Remember that no less a tough guy that Gen. Colin Powell is rumored to have declined running for the Republican nomination (which he probably could have won) in 2000 due to family concerns for his personal safety. My point is that Obama is exhibiting a level of personal toughness that gives me confidence that he is up to the job.

----

Obviously, I support Obama for president. My primary personal motivation is actually pretty simple. There's been either a Clinton or a Bush in the White House EVERY YEAR SINCE 1980 (including Poppy's VP years.) If Hillary wins, what's next, Jeb or one of the other Bush kids in 2016? Who knows, maybe we can keep trading the most important job in the world between these two weird families for a century.

Enough. I'm ready for a change.

/end rant

GRG55
03-10-08, 01:40 AM
...Enough. I'm ready for a change.

/end rant

The rant from Ant.

Metalman...you got competition now :cool:

Ant
03-10-08, 04:17 AM
My point is I respect opinions of the Freds, EJ, and Josh Marshall and consider them carefully.

One difference, however, is that editorial on ITulip has proven over time to have predictive value.

I like Josh Marshall too - he's an excellent journalist and has done great things with the TPM site.

However, that doesn't mean he has any particular judgement when it comes to other matters. For example, if memory serves, he thought invading Iraq was a good idea in '03.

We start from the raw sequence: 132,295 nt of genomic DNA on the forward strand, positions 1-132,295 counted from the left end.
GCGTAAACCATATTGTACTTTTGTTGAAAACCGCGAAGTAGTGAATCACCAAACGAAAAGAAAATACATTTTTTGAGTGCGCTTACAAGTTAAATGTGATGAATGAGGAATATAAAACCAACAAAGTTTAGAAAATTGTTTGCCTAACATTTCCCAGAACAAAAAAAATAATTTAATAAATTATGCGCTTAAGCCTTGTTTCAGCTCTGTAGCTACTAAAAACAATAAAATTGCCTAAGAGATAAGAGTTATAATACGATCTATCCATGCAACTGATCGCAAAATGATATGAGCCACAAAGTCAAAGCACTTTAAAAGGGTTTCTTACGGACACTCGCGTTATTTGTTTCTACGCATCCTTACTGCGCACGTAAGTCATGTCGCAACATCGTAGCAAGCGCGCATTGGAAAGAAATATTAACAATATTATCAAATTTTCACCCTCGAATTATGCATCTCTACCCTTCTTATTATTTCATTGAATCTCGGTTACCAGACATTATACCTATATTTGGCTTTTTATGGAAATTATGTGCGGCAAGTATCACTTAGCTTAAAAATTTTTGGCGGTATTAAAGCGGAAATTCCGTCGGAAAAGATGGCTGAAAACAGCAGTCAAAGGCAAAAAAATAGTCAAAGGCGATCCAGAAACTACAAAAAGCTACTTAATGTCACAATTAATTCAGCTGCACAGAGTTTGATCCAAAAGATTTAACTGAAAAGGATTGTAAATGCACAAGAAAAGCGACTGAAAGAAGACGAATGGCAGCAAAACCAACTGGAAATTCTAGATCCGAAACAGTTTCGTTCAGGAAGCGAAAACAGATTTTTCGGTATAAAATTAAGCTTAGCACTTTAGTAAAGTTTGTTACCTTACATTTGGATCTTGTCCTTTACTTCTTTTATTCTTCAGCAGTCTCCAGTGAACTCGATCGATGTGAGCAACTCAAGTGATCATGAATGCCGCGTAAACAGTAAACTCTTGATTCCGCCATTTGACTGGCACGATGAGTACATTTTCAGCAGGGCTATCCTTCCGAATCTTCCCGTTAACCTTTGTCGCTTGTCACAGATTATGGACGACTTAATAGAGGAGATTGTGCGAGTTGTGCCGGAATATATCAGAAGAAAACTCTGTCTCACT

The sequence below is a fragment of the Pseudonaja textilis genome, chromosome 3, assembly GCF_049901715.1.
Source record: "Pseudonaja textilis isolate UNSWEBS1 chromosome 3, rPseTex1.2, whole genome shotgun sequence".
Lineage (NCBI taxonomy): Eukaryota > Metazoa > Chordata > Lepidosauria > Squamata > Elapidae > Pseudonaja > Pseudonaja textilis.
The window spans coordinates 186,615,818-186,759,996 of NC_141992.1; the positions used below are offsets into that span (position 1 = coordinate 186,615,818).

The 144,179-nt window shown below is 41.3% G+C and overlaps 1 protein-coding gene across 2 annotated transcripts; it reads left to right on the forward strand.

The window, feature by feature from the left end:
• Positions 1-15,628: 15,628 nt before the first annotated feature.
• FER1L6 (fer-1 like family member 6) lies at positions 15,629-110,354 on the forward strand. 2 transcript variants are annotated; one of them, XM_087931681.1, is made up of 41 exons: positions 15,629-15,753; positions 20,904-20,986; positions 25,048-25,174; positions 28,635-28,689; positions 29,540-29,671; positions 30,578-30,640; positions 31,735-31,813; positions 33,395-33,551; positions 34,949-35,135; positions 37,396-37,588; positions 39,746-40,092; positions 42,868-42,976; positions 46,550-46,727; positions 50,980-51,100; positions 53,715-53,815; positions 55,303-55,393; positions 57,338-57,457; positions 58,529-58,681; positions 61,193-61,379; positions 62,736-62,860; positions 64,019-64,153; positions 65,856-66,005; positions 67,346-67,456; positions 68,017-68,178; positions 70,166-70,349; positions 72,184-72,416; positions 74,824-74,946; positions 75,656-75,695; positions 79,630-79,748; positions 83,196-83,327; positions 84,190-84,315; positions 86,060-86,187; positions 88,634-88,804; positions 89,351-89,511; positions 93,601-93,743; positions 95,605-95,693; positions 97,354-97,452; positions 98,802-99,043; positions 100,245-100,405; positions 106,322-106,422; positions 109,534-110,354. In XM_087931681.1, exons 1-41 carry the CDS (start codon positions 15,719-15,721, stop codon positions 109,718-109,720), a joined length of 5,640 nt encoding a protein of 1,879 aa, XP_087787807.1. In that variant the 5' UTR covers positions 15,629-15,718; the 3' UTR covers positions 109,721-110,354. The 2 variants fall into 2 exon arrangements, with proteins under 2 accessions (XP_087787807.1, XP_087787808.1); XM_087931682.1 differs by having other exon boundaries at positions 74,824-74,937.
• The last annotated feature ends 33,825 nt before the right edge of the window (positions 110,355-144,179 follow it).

If he were giving financial advice, I might consider his opinion to be a contrarian indicator.


I voted in Texas Democratic primary and caucuses on Tuesday. I was amazed at the turnout at our local precint in conservative, Republican, northwest Harris county (just outside Houston).

How many of them were Dittoheads following Rush Limbaugh's instructions to vote for Clinton? :0 (see WSJ link below.)

http://blogs.wsj.com/washwire/2008/03/06/the-limbaugh-effect-on-clintons-texas-win/

World Traveler
03-10-08, 11:45 AM
Re: Dittoheads, I don't know. This I can say, they would have to be very dedicated dittoheads to attend the caucuses where 1/3 of Texas primary votes were determined.

The caucus I attended was supposed to start at 7:15. So the large crowd (about 1000) was waiting outside the polling place at 7:10. It was a cold night for Houston, high 40's. There was no place to sit. We had to stand around until 8:30 till regular voting finished, and then wait in line an average of 30 minutes to caucus vote (sign a sheet of paper identifying your candidate).